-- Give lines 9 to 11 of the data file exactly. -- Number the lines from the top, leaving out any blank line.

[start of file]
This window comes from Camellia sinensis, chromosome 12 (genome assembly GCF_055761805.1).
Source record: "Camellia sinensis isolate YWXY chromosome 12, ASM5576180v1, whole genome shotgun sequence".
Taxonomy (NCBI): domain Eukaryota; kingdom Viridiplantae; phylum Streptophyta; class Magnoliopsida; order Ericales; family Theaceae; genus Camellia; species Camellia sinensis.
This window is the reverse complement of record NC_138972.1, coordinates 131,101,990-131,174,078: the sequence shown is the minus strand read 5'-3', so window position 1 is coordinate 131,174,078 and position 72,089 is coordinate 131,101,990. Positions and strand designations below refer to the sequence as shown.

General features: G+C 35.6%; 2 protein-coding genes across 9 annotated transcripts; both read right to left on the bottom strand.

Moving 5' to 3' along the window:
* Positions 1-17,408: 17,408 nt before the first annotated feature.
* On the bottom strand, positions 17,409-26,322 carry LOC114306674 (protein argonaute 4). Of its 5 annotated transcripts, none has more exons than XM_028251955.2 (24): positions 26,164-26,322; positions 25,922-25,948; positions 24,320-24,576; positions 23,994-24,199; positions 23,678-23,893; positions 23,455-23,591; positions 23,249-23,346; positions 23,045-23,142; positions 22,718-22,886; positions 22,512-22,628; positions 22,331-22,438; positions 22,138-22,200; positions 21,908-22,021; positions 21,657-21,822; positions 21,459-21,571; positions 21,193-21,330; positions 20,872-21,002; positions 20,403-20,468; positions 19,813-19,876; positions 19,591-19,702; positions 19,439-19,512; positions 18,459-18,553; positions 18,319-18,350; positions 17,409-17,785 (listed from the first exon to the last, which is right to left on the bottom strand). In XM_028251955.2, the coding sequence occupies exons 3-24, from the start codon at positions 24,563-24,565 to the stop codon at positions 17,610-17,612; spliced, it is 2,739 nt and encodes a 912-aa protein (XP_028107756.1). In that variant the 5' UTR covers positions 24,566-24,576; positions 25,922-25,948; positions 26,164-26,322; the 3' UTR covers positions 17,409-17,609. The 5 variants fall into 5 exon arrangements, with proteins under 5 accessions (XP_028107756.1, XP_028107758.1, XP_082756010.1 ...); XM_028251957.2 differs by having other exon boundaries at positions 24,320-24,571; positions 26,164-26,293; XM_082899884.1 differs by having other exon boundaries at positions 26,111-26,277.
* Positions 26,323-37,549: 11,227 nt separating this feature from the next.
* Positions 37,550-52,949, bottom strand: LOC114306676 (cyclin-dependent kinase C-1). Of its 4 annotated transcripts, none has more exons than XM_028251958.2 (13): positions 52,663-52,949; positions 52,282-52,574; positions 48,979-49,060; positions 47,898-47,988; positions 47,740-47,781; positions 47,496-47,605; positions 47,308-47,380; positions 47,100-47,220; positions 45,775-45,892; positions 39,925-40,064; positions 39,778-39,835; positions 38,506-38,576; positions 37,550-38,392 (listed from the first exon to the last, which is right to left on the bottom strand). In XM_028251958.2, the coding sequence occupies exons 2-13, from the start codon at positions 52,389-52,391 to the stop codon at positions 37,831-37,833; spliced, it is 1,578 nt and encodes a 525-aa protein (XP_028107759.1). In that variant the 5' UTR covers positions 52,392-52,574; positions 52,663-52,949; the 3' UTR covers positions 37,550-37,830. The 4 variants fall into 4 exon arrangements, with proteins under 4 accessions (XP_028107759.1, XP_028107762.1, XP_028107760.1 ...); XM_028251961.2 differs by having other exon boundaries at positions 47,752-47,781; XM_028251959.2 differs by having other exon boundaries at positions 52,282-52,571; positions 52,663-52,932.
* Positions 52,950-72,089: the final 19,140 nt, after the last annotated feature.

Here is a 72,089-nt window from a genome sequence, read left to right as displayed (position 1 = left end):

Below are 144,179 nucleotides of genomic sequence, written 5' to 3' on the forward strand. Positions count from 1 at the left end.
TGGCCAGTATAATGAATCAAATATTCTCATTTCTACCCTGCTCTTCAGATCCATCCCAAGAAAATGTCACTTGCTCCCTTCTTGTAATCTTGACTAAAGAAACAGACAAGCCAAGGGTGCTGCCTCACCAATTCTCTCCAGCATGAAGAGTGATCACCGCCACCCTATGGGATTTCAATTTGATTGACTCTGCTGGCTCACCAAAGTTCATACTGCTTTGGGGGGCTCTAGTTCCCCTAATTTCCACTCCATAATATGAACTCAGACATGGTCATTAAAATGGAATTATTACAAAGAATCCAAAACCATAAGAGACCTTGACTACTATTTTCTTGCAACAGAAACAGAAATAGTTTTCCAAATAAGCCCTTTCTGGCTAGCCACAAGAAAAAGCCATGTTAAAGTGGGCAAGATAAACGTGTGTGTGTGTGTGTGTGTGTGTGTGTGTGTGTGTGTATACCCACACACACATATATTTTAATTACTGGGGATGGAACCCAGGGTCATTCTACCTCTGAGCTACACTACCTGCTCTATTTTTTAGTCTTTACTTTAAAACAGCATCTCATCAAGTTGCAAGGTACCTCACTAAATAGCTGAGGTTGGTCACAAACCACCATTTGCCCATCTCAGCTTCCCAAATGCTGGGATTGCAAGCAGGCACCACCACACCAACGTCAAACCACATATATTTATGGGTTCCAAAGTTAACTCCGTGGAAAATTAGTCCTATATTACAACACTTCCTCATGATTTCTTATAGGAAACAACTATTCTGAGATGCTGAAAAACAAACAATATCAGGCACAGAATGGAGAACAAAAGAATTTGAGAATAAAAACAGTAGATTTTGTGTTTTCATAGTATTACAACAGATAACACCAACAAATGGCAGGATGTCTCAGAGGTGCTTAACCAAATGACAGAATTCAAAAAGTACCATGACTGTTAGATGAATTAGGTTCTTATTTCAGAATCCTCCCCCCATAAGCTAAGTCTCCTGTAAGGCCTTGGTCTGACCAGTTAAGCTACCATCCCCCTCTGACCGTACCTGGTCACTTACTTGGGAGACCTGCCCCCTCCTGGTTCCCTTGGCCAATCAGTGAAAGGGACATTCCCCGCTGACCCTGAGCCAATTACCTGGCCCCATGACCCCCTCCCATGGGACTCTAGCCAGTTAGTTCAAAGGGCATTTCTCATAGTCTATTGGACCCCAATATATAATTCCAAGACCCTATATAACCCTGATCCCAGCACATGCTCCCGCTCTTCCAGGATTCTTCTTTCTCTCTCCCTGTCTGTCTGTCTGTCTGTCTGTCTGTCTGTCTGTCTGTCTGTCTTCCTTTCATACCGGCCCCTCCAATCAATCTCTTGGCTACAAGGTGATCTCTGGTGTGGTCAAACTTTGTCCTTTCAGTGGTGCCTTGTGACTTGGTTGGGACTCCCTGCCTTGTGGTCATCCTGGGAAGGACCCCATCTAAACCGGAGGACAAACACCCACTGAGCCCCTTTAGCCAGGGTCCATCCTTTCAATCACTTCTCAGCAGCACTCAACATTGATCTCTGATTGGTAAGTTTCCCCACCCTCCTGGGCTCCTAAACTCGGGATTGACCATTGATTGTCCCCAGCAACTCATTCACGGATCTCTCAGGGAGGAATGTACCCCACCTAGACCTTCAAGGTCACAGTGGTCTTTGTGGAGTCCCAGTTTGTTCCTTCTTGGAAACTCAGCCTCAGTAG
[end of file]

* Positions 26,323-37,549: 11,227 nt separating this feature from the next.
* Positions 37,550-52,949, bottom strand: LOC114306676 (cyclin-dependent kinase C-1). Of its 4 annotated transcripts, none has more exons than XM_028251958.2 (13): positions 52,663-52,949; positions 52,282-52,574; positions 48,979-49,060; positions 47,898-47,988; positions 47,740-47,781; positions 47,496-47,605; positions 47,308-47,380; positions 47,100-47,220; positions 45,775-45,892; positions 39,925-40,064; positions 39,778-39,835; positions 38,506-38,576; positions 37,550-38,392 (listed from the first exon to the last, which is right to left on the bottom strand). In XM_028251958.2, the coding sequence occupies exons 2-13, from the start codon at positions 52,389-52,391 to the stop codon at positions 37,831-37,833; spliced, it is 1,578 nt and encodes a 525-aa protein (XP_028107759.1). In that variant the 5' UTR covers positions 52,392-52,574; positions 52,663-52,949; the 3' UTR covers positions 37,550-37,830. The 4 variants fall into 4 exon arrangements, with proteins under 4 accessions (XP_028107759.1, XP_028107762.1, XP_028107760.1 ...); XM_028251961.2 differs by having other exon boundaries at positions 47,752-47,781; XM_028251959.2 differs by having other exon boundaries at positions 52,282-52,571; positions 52,663-52,932.
* Positions 52,950-72,089: the final 19,140 nt, after the last annotated feature.